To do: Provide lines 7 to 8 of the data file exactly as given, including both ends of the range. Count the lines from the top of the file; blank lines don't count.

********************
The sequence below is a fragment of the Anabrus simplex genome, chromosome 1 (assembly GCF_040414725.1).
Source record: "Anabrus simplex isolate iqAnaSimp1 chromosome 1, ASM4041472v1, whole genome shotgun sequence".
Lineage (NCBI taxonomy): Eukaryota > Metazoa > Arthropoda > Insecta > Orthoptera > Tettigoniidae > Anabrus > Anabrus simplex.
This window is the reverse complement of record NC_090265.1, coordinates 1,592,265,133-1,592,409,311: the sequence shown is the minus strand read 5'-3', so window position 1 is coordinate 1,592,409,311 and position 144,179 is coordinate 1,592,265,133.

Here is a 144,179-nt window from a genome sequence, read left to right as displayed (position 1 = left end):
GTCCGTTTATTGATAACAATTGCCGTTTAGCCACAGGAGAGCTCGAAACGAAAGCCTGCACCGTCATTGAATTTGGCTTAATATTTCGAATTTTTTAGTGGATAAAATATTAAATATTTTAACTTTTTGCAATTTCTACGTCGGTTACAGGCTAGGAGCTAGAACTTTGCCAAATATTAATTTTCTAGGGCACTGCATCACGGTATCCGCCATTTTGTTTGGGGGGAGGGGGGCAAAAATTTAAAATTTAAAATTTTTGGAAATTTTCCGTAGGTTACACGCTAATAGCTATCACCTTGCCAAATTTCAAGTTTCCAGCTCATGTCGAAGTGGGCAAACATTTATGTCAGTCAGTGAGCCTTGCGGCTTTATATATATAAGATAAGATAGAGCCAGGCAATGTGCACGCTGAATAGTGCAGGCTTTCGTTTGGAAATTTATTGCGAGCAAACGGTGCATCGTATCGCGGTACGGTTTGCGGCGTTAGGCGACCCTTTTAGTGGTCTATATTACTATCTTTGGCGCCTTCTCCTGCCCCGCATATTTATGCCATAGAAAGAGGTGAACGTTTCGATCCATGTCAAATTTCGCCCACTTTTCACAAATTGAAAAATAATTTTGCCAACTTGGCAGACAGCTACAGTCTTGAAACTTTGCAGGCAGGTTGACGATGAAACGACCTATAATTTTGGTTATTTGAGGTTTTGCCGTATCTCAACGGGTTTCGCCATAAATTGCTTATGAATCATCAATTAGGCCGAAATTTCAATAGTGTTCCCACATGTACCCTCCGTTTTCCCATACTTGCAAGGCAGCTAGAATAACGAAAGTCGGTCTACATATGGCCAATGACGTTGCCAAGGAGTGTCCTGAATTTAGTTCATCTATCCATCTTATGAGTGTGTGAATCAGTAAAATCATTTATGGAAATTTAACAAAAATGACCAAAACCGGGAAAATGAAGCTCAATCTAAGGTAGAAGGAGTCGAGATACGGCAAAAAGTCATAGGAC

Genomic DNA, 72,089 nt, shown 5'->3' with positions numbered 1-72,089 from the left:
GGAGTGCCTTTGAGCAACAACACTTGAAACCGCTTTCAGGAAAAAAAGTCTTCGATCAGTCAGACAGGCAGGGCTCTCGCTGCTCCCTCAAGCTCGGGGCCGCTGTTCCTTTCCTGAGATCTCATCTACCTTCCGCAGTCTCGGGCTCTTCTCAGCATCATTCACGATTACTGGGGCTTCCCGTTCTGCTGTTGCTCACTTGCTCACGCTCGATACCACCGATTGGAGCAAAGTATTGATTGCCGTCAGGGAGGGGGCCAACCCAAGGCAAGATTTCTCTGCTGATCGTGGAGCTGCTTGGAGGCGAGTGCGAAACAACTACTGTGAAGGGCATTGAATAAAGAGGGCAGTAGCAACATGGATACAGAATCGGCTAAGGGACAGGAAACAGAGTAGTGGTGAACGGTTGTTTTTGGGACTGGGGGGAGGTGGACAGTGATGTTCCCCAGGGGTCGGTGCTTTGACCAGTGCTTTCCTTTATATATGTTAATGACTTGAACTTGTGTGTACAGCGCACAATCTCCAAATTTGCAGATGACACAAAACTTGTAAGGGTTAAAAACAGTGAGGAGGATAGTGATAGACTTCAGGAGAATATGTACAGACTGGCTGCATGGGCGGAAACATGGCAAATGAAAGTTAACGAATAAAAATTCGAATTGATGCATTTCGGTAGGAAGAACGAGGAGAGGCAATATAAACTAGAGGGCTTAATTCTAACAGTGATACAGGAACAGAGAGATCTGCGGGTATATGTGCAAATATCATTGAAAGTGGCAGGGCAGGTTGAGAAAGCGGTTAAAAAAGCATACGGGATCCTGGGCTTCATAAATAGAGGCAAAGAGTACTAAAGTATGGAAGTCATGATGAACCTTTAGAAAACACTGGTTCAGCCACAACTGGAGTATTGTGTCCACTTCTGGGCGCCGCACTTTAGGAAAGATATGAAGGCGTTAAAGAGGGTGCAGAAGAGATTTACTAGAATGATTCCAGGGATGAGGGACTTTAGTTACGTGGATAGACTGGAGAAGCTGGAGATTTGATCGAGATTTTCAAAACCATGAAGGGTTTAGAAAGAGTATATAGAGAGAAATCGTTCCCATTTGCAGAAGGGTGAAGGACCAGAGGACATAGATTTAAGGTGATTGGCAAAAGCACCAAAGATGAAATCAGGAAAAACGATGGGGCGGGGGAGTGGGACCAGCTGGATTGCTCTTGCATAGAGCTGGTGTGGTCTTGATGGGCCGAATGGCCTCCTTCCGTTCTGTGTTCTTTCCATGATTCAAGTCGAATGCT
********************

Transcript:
Genomic DNA, 72,089 nt, shown 5'->3' with positions numbered 1-72,089 from the left:
GGAGTGCCTTTGAGCAACAACACTTGAAACCGCTTTCAGGAAAAAAAGTCTTCGATCAGTCAGACAGGCAGGGCTCTCGCTGCTCCCTCAAGCTCGGGGCCGCTGTTCCTTTCCTGAGATCTCATCTACCTTCCGCAGTCTCGGGCTCTTCTCAGCATCATTCACGATTACTGGGGCTTCCCGTTCTGCTGTTGCTCACTTGCTCACGCTCGATACCACCGATTGGAGCAAAGTATTGATTGCCGTCAGGGAGGGGGCCAACCCAAGGCAAGATTTCTCTGCTGATCGTGGAGCTGCTTGGAGGCGAGTGCGAAACAACTACTGTGAAGGGCATTGAATAAAGAGGGCAGTAGCAACATGGATACAGAATCGGCTAAGGGACAGGAAACAGAGTAGTGGTGAACGGTTGTTTTTGGGACTGGGGGGAGGTGGACAGTGATGTTCCCCAGGGGTCGGTGCTTTGACCAGTGCTTTCCTTTATATATGTTAATGACTTGAACTTGTGTGTACAGCGCACAATCTCCAAATTTGCAGATGACACAAAACTTGTAAGGGTTAAAAACAGTGAGGAGGATAGTGATAGACTTCAGGAGAATATGTACAGACTGGCTGCATGGGCGGAAACATGGCAAATGAAAGTTAACGAATAAAAATTCGAATTGATGCATTTCGGTAGGAAGAACGAGGAGAGGCAATATAAACTAGAGGGCTTAATTCTAACAGTGATACAGGAACAGAGAGATCTGCGGGTATATGTGCAAATATCATTGAAAGTGGCAGGGCAGGTTGAGAAAGCGGTTAAAAAAGCATACGGGATCCTGGGCTTCATAAATAGAGGCAAAGAGTACTAAAGTATGGAAGTCATGATGAACCTTTAGAAAACACTGGTTCAGCCACAACTGGAGTATTGTGTCCACTTCTGGGCGCCGCACTTTAGGAAAGATATGAAGGCGTTAAAGAGGGTGCAGAAGAGATTTACTAGAATGATTCCAGGGATGAGGGACTTTAGTTACGTGGATAGACTGGAGAAGCTGGAGATTTGATCGAGATTTTCAAAACCATGAAGGGTTTAGAAAGAGTATATAGAGAGAAATCGTTCCCATTTGCAGAAGGGTGAAGGACCAGAGGACATAGATTTAAGGTGATTGGCAAAAGCACCAAAGATGAAATCAGGAAAAACGATGGGGCGGGGGAGTGGGACCAGCTGGATTGCTCTTGCATAGAGCTGGTGTGGTCTTGATGGGCCGAATGGCCTCCTTCCGTTCTGTGTTCTTTCCATGATTCAAGTCGAATGCT